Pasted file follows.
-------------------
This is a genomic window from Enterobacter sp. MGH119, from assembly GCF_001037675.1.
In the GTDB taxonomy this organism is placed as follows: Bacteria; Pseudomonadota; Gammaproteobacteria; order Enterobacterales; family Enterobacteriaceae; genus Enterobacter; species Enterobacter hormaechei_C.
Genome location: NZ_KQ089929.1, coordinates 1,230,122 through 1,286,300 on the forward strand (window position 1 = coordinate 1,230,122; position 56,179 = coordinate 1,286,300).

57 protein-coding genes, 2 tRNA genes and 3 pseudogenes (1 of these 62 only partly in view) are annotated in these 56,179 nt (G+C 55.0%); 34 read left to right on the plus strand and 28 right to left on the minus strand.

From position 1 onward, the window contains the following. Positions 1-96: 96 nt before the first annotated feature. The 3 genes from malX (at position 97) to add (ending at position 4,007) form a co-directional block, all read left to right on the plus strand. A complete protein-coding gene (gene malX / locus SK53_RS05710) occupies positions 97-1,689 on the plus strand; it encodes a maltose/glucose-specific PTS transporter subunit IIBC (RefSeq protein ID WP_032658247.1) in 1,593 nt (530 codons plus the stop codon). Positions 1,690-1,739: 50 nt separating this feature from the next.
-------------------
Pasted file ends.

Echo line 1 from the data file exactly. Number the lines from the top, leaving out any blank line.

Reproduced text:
This is a genomic window from Enterobacter sp. MGH119, from assembly GCF_001037675.1.